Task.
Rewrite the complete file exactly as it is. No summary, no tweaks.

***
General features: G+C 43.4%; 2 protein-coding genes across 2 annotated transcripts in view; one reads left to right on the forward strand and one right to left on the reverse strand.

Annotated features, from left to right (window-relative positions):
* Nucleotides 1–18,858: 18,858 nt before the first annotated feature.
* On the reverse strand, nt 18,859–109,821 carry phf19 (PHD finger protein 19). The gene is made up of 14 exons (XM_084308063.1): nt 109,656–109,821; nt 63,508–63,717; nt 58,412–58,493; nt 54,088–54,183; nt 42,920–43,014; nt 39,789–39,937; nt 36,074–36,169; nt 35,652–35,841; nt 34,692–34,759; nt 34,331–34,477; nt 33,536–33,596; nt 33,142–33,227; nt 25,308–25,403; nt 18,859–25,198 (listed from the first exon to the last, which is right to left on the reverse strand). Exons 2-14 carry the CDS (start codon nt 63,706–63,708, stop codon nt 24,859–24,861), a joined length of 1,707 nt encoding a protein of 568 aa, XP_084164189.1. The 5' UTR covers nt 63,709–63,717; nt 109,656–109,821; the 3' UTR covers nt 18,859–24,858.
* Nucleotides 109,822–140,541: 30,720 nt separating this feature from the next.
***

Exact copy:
General features: G+C 43.4%; 2 protein-coding genes across 2 annotated transcripts in view; one reads left to right on the forward strand and one right to left on the reverse strand.

Annotated features, from left to right (window-relative positions):
* Nucleotides 1–18,858: 18,858 nt before the first annotated feature.
* On the reverse strand, nt 18,859–109,821 carry phf19 (PHD finger protein 19). The gene is made up of 14 exons (XM_084308063.1): nt 109,656–109,821; nt 63,508–63,717; nt 58,412–58,493; nt 54,088–54,183; nt 42,920–43,014; nt 39,789–39,937; nt 36,074–36,169; nt 35,652–35,841; nt 34,692–34,759; nt 34,331–34,477; nt 33,536–33,596; nt 33,142–33,227; nt 25,308–25,403; nt 18,859–25,198 (listed from the first exon to the last, which is right to left on the reverse strand). Exons 2-14 carry the CDS (start codon nt 63,706–63,708, stop codon nt 24,859–24,861), a joined length of 1,707 nt encoding a protein of 568 aa, XP_084164189.1. The 5' UTR covers nt 63,709–63,717; nt 109,656–109,821; the 3' UTR covers nt 18,859–24,858.
* Nucleotides 109,822–140,541: 30,720 nt separating this feature from the next.